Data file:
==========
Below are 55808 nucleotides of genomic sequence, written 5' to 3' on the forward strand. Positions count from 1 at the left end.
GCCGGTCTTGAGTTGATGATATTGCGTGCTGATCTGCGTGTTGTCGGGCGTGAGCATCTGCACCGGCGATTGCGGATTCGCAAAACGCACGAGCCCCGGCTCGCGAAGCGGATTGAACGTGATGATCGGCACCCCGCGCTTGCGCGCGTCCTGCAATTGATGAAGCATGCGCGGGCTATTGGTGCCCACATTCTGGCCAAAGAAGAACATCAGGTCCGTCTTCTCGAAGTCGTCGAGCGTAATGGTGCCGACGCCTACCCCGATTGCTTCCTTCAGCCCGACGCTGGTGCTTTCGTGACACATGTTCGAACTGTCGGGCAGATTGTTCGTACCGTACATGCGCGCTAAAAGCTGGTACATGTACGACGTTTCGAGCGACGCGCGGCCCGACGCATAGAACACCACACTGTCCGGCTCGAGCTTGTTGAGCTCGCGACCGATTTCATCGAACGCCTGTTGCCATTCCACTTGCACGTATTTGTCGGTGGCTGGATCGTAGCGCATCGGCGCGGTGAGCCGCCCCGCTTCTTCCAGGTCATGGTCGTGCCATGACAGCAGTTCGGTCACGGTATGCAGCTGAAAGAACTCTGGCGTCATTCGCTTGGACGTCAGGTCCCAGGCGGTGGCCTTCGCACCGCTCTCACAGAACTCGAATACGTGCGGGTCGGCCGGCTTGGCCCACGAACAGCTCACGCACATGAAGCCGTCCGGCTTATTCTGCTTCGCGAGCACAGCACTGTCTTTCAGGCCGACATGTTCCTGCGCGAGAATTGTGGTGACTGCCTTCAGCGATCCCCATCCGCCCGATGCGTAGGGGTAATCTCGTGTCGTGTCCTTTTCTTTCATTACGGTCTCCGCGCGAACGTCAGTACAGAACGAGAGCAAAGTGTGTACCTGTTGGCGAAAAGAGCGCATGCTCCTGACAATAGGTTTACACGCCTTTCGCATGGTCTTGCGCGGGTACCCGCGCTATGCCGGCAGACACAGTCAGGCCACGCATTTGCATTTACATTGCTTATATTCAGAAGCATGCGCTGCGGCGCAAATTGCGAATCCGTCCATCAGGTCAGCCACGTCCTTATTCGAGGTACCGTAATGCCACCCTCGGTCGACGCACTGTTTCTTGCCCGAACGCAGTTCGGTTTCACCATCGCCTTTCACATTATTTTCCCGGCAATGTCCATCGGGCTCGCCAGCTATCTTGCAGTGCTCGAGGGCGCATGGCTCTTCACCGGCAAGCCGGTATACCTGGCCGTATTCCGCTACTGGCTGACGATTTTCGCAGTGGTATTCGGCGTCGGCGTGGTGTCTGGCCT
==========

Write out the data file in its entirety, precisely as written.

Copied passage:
Below are 55808 nucleotides of genomic sequence, written 5' to 3' on the forward strand. Positions count from 1 at the left end.
GCCGGTCTTGAGTTGATGATATTGCGTGCTGATCTGCGTGTTGTCGGGCGTGAGCATCTGCACCGGCGATTGCGGATTCGCAAAACGCACGAGCCCCGGCTCGCGAAGCGGATTGAACGTGATGATCGGCACCCCGCGCTTGCGCGCGTCCTGCAATTGATGAAGCATGCGCGGGCTATTGGTGCCCACATTCTGGCCAAAGAAGAACATCAGGTCCGTCTTCTCGAAGTCGTCGAGCGTAATGGTGCCGACGCCTACCCCGATTGCTTCCTTCAGCCCGACGCTGGTGCTTTCGTGACACATGTTCGAACTGTCGGGCAGATTGTTCGTACCGTACATGCGCGCTAAAAGCTGGTACATGTACGACGTTTCGAGCGACGCGCGGCCCGACGCATAGAACACCACACTGTCCGGCTCGAGCTTGTTGAGCTCGCGACCGATTTCATCGAACGCCTGTTGCCATTCCACTTGCACGTATTTGTCGGTGGCTGGATCGTAGCGCATCGGCGCGGTGAGCCGCCCCGCTTCTTCCAGGTCATGGTCGTGCCATGACAGCAGTTCGGTCACGGTATGCAGCTGAAAGAACTCTGGCGTCATTCGCTTGGACGTCAGGTCCCAGGCGGTGGCCTTCGCACCGCTCTCACAGAACTCGAATACGTGCGGGTCGGCCGGCTTGGCCCACGAACAGCTCACGCACATGAAGCCGTCCGGCTTATTCTGCTTCGCGAGCACAGCACTGTCTTTCAGGCCGACATGTTCCTGCGCGAGAATTGTGGTGACTGCCTTCAGCGATCCCCATCCGCCCGATGCGTAGGGGTAATCTCGTGTCGTGTCCTTTTCTTTCATTACGGTCTCCGCGCGAACGTCAGTACAGAACGAGAGCAAAGTGTGTACCTGTTGGCGAAAAGAGCGCATGCTCCTGACAATAGGTTTACACGCCTTTCGCATGGTCTTGCGCGGGTACCCGCGCTATGCCGGCAGACACAGTCAGGCCACGCATTTGCATTTACATTGCTTATATTCAGAAGCATGCGCTGCGGCGCAAATTGCGAATCCGTCCATCAGGTCAGCCACGTCCTTATTCGAGGTACCGTAATGCCACCCTCGGTCGACGCACTGTTTCTTGCCCGAACGCAGTTCGGTTTCACCATCGCCTTTCACATTATTTTCCCGGCAATGTCCATCGGGCTCGCCAGCTATCTTGCAGTGCTCGAGGGCGCATGGCTCTTCACCGGCAAGCCGGTATACCTGGCCGTATTCCGCTACTGGCTGACGATTTTCGCAGTGGTATTCGGCGTCGGCGTGGTGTCTGGCCT